‘We’ve Got to Stop This Senseless Killing’ | Sojourners


An illustration of a gold picture frame laying atop a field of flowers. The frame contains individual photos of the Mother Emanuel Nine.

The Emanuel Nine (from top, left to right): Myra Singleton Quarles Thompson, Tywanza Kibwe Sanders, Susie J. Jackson, Cynthia Graham Hurd, Sharonda Coleman-Singleton, Clementa C. Pinckney, Daniel Lee Simmons Sr., DePayne Middleton-Doctor, Ethel Lee Lance. Illustration by Nico Ortega.

‘We've Got to Stop This Senseless Killing’

On the seventh anniversary of the martyrdom of the Mother Emanuel Nine, we still need to heed the text they were studying that evening.
By James A. Forbes Jr.

I WAS INVITED to preach for the sixth commemoration of the martyrdom of the Mother Emanuel Nine on June 17, 2021. The service was held at St. Joseph AME Church in Durham, N.C., jointly sponsored by St. Paul’s Lutheran Church of the same city.

After accepting the invitation, I began to do some research regarding the events of that tragic evening of June 17, 2015. After the group had gathered in the basement fellowship hall of Mother Emanuel AME Church in Charleston, S.C., a young white man came in, and the class welcomed him and offered him a seat at one of the tables. Someone provided a Bible so that he could follow the study session. The Bible study leader for the evening was Myra Thompson. They were studying Mark 4, the parable of the sower.

[Jesus] began to teach them many things in parables, and in his teaching he said to them: “Listen! A sower went out to sow. And as he sowed, some seed fell on the path, and the birds came and ate it up. Other seed fell on rocky ground, where it did not have much soil, and it sprang up quickly, since it had no depth of soil. And when the sun rose, it was scorched; and since it had no root, it withered away. Other seed fell among thorns, and the thorns grew up and choked it, and it yielded no grain. Other seed fell into good soil and brought forth grain, growing up and increasing and yielding thirty and sixty and a hundredfold.” And he said, “Let anyone with ears to hear listen!”—Mark 4:2-9

The visitor that night listened attentively during the hour-long lesson. At the end of the session, everyone stood for closing prayer. The visitor took out his gun and began shooting. He told one of the participants that he was not going to shoot her so that she would be left to report what had happened. After the shooting rampage, he turned the gun on himself but discovered that all his ammunition had been expended. He then ran out of the basement fellowship hall, got into his car, and sped away.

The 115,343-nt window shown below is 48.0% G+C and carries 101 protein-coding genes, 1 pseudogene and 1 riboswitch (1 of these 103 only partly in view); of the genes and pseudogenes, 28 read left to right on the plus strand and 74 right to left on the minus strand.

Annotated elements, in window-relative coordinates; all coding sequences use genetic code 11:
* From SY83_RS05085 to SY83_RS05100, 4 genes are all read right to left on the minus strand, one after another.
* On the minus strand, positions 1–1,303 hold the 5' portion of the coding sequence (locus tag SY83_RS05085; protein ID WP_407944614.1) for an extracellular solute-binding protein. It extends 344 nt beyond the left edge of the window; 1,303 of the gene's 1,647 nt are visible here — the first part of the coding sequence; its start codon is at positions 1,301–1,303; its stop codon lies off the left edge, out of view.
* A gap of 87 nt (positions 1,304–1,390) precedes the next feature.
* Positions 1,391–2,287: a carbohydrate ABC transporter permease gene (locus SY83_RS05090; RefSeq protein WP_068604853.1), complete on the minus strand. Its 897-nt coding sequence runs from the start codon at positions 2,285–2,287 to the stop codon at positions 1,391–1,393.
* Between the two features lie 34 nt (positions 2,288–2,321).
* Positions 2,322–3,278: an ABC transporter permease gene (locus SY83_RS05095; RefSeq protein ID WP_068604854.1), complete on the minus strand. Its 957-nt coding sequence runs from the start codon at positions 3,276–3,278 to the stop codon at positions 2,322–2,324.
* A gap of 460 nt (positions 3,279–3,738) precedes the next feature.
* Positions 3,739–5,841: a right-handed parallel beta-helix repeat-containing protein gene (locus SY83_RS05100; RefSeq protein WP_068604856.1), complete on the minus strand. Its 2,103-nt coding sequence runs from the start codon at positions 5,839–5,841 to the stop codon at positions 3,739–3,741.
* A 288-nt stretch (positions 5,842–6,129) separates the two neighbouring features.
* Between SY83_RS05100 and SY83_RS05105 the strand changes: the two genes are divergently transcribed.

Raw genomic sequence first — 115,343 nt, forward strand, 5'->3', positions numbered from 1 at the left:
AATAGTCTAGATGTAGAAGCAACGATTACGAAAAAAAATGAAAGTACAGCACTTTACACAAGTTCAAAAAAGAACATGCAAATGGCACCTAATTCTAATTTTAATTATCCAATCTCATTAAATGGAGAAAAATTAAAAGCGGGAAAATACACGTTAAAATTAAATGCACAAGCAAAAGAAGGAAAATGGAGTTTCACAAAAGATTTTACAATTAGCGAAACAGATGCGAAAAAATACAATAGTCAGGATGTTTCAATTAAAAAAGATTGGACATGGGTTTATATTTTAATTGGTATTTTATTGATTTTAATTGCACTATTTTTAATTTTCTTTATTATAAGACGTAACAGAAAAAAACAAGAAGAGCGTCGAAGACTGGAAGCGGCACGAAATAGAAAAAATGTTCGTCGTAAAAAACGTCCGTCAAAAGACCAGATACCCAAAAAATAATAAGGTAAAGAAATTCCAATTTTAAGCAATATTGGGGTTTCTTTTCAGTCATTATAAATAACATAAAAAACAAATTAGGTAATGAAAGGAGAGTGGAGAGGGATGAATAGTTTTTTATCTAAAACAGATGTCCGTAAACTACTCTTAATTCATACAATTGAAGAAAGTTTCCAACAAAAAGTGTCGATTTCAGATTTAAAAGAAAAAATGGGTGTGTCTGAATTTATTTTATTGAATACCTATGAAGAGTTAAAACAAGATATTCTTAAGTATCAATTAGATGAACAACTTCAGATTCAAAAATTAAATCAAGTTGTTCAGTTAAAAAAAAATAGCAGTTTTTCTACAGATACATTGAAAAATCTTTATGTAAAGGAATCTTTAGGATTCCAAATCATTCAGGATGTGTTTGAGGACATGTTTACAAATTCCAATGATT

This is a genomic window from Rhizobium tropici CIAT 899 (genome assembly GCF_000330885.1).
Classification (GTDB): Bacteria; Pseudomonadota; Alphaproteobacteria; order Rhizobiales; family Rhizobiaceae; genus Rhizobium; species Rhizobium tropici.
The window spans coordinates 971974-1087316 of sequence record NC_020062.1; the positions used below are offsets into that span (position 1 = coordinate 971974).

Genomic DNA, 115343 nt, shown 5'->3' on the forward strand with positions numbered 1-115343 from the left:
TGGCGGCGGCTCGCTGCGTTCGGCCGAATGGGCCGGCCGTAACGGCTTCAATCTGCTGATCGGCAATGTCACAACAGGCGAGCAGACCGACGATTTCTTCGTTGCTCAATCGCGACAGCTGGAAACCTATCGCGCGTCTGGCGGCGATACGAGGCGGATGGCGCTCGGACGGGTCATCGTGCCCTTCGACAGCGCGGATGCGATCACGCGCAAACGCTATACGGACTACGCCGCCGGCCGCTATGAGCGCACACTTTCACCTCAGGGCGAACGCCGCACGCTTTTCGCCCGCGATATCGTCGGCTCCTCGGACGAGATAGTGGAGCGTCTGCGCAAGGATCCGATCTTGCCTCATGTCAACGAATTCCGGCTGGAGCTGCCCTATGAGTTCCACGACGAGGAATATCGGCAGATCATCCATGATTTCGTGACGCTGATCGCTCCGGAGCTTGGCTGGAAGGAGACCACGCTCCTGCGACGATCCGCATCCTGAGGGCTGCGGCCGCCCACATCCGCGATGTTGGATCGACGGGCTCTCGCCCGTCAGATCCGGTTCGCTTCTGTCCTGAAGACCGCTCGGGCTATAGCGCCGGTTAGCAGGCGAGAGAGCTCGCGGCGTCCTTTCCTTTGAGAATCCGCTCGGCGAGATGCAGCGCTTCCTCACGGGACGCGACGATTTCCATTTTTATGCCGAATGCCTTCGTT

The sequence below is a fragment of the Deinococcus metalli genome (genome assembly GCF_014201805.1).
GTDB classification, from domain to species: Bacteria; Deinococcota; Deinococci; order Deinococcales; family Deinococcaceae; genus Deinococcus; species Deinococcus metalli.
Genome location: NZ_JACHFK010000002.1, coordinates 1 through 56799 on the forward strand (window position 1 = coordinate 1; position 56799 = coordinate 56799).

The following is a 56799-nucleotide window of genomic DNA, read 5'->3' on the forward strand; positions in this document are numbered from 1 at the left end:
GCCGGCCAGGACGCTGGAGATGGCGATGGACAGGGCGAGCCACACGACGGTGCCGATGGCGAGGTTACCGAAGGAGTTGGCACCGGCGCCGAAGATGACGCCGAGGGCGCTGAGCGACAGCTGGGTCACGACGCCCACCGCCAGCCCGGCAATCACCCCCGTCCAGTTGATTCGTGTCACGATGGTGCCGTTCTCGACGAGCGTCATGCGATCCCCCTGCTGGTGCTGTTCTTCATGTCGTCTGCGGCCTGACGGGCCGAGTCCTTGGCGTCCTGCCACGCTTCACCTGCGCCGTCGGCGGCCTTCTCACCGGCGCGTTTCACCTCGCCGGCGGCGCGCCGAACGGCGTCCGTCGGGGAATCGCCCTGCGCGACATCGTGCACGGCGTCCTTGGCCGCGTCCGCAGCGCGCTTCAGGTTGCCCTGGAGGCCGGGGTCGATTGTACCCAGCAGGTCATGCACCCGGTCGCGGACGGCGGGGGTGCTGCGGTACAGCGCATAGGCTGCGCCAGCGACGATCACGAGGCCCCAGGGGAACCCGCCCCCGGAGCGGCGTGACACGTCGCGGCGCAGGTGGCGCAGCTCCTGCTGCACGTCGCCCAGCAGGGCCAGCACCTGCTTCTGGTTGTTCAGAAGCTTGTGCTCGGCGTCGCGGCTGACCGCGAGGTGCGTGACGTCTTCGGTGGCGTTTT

I studied the parable and prepared a sermon, which I titled, “What Kind of Soil Are You Determined to Be?” I was warmly complimented for my presentation and hoped that I had gotten to the heart of its message. It was such a powerful word that I wondered why it had not deterred the visitor from the murderous action he had taken that night in 2015.

He had hoped that his heinous action would foment another civil war. This would be his response to the white supremacist claim that Black people were taking over the country. In his mind, this would be just revenge for his claim that Black men were constantly raping white women. How could he not be convinced of the evil of his intent and change his mind as he experienced the kind of hospitality of the members of the Bible class and the gracious spirit of the pastor of the church and the parable of our Lord?

Then I recalled a verse from Isaiah 55:11: “... so shall my word be that goes out from my mouth; it shall not return to me empty, but it shall accomplish that which I purpose, and succeed in the thing for which I sent it.” Clearly the visitor did not have ears to hear what the Spirit was trying to say to him.

The parable had not succeeded in all it had purposed, but might there be broader intentions? Or extensions? Could the parable still be at work?

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James A. Forbes Jr. served for 18 years as senior pastor of Riverside Church in New York City. 

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